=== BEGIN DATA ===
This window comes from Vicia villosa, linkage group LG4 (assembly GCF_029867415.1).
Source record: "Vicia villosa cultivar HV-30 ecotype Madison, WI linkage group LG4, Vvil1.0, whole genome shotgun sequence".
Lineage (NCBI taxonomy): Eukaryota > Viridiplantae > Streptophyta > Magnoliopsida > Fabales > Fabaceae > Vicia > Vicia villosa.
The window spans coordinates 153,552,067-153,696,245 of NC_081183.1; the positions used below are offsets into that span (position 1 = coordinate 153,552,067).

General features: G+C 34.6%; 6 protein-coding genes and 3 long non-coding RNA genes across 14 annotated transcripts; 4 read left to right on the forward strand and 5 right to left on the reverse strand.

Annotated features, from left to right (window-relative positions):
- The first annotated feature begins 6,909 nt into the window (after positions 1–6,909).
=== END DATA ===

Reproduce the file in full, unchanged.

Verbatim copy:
This window comes from Vicia villosa, linkage group LG4 (assembly GCF_029867415.1).
Source record: "Vicia villosa cultivar HV-30 ecotype Madison, WI linkage group LG4, Vvil1.0, whole genome shotgun sequence".
Lineage (NCBI taxonomy): Eukaryota > Viridiplantae > Streptophyta > Magnoliopsida > Fabales > Fabaceae > Vicia > Vicia villosa.
The window spans coordinates 153,552,067-153,696,245 of NC_081183.1; the positions used below are offsets into that span (position 1 = coordinate 153,552,067).

General features: G+C 34.6%; 6 protein-coding genes and 3 long non-coding RNA genes across 14 annotated transcripts; 4 read left to right on the forward strand and 5 right to left on the reverse strand.

Annotated features, from left to right (window-relative positions):
- The first annotated feature begins 6,909 nt into the window (after positions 1–6,909).